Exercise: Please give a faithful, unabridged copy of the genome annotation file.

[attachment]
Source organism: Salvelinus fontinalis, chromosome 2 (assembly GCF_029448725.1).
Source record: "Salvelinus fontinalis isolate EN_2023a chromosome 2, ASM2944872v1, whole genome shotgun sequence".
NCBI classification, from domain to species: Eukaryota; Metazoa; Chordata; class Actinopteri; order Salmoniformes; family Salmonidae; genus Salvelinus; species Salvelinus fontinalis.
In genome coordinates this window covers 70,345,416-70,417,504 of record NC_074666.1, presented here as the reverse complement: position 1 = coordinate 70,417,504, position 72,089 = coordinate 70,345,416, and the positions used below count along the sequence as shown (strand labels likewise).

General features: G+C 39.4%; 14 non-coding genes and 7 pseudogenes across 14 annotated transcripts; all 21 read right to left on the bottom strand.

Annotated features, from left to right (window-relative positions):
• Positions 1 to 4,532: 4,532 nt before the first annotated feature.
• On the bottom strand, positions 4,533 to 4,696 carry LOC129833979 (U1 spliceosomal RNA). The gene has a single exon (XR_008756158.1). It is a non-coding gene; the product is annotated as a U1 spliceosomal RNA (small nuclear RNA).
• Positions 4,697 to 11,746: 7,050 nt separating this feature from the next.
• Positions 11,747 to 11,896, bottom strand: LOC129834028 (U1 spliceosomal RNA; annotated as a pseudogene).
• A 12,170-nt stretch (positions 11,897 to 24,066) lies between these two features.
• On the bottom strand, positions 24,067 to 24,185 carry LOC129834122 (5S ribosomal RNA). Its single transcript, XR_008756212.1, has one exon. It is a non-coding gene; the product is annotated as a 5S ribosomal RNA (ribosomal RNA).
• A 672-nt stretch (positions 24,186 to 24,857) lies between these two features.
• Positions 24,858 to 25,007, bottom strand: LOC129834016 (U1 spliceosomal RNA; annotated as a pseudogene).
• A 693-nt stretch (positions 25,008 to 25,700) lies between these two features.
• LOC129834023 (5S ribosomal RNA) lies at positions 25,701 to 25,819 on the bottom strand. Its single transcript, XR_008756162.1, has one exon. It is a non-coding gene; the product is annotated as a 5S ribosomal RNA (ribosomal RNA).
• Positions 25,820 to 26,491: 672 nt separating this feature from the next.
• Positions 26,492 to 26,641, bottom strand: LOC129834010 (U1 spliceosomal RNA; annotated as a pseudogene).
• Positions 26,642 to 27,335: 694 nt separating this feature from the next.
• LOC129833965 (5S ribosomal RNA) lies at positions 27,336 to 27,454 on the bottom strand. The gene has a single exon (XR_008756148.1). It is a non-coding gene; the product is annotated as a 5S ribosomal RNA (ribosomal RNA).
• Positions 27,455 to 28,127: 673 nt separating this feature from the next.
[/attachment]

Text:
Source organism: Salvelinus fontinalis, chromosome 2 (assembly GCF_029448725.1).
Source record: "Salvelinus fontinalis isolate EN_2023a chromosome 2, ASM2944872v1, whole genome shotgun sequence".
NCBI classification, from domain to species: Eukaryota; Metazoa; Chordata; class Actinopteri; order Salmoniformes; family Salmonidae; genus Salvelinus; species Salvelinus fontinalis.
In genome coordinates this window covers 70,345,416-70,417,504 of record NC_074666.1, presented here as the reverse complement: position 1 = coordinate 70,417,504, position 72,089 = coordinate 70,345,416, and the positions used below count along the sequence as shown (strand labels likewise).

General features: G+C 39.4%; 14 non-coding genes and 7 pseudogenes across 14 annotated transcripts; all 21 read right to left on the bottom strand.

Annotated features, from left to right (window-relative positions):
• Positions 1 to 4,532: 4,532 nt before the first annotated feature.
• On the bottom strand, positions 4,533 to 4,696 carry LOC129833979 (U1 spliceosomal RNA). The gene has a single exon (XR_008756158.1). It is a non-coding gene; the product is annotated as a U1 spliceosomal RNA (small nuclear RNA).
• Positions 4,697 to 11,746: 7,050 nt separating this feature from the next.
• Positions 11,747 to 11,896, bottom strand: LOC129834028 (U1 spliceosomal RNA; annotated as a pseudogene).
• A 12,170-nt stretch (positions 11,897 to 24,066) lies between these two features.
• On the bottom strand, positions 24,067 to 24,185 carry LOC129834122 (5S ribosomal RNA). Its single transcript, XR_008756212.1, has one exon. It is a non-coding gene; the product is annotated as a 5S ribosomal RNA (ribosomal RNA).
• A 672-nt stretch (positions 24,186 to 24,857) lies between these two features.
• Positions 24,858 to 25,007, bottom strand: LOC129834016 (U1 spliceosomal RNA; annotated as a pseudogene).
• A 693-nt stretch (positions 25,008 to 25,700) lies between these two features.
• LOC129834023 (5S ribosomal RNA) lies at positions 25,701 to 25,819 on the bottom strand. Its single transcript, XR_008756162.1, has one exon. It is a non-coding gene; the product is annotated as a 5S ribosomal RNA (ribosomal RNA).
• Positions 25,820 to 26,491: 672 nt separating this feature from the next.
• Positions 26,492 to 26,641, bottom strand: LOC129834010 (U1 spliceosomal RNA; annotated as a pseudogene).
• Positions 26,642 to 27,335: 694 nt separating this feature from the next.
• LOC129833965 (5S ribosomal RNA) lies at positions 27,336 to 27,454 on the bottom strand. The gene has a single exon (XR_008756148.1). It is a non-coding gene; the product is annotated as a 5S ribosomal RNA (ribosomal RNA).
• Positions 27,455 to 28,127: 673 nt separating this feature from the next.